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Tech Talk  

Is an upgrade necessary?

To upgrade or not to upgrade, this is the question.

As newer models of computers, smart phones, game consoles and other computing devices become available, many people want to know if and when their existing ones should be replaced. 

Marketers have done a good job of convincing us that having the latest and greatest is always in our best interest. But is it?

Not necessarily.

Unfortunately, there isn't a simple yes or no answer to this question. The answer is relative, as it really depends on your specific needs, requirements and circumstances more than anything.

There are many factors to consider when determining if and when you should upgrade.

Newer more up-to-date computing devices will certainly offer better overall performance, security and capabilities over earlier predecessors; however, there are some instances of older technology offering better task specific performance in certain situations. 

In such instances, upgrading to the newer technology would result in a performance deficit. And if performing such a task was most important to you, then upgrading would not be advisable, in spite of the overall performance gains.

When trying to determine if you should upgrade, start by making a list of all the things you use your device for or would like to use it for. Prioritize which tasks and features are most important to you and which ones you can live without.

Once completed, make a note of any tasks or features that your current system is unable to perform, or unable to do so to your satisfaction.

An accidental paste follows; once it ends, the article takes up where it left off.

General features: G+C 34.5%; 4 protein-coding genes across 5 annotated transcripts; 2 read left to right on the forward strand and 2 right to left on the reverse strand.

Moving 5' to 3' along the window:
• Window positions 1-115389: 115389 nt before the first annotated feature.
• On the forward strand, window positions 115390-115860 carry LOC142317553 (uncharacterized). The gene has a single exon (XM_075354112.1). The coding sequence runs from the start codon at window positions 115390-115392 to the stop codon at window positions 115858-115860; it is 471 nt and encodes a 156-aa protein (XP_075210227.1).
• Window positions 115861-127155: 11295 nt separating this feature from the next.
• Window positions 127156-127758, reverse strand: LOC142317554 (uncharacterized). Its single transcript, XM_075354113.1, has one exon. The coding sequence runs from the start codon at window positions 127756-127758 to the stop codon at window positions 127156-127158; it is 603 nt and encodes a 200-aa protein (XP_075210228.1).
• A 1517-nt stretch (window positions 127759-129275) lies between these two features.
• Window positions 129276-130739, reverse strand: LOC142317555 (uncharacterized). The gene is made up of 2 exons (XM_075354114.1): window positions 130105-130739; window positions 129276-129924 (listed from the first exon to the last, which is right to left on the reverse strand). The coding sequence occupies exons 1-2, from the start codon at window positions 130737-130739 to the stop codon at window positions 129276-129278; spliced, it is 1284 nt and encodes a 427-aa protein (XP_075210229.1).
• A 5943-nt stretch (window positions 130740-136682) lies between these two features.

Your next step is to asses any task or feature capabilities issues that you've noted. The functionality and performance of older systems can often be improved significantly by tweaking the settings and ensuring the most current driver and software updates are in place.

Perhaps the biggest limiting factor for most of us in deciding to upgrade depends on our budgets and what we can afford. The frequency cycle of newer device availability has increased, with considerably less time lapsing between newer more improved versions of computing devices.

The cost of having the latest and greatest has become considerably more expensive.

It's also worth mentioning that this higher turn over has also resulted in a faster depreciation cycle as well. Early adopters pay a heavy premium up front and lose considerably more in the depreciation cycle.

It has been my experience that most people do not need to upgrade their systems to meet their current needs and expectations, but can do so by making some adjustments and updates to their system at a fraction of the cost; thereby, extending the useful life of their devices.



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About the Author

Trevor Sharp is a computer-support specialist, and has been helping people with computing issues for more than 25 years.

Trevor lives in Kelowna with his wife and five kids, and owns and operates a mobile computer business providing on-site tech support for home and business customers.

Trevor is here to help your home or business with any computing issue,

Contact Info:

email: [email protected]

website: www.okanagancomputerservices.com

blog: www.okanagancomputerservices.com/blog



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The views expressed are strictly those of the author and not necessarily those of Castanet. Castanet does not warrant the contents.

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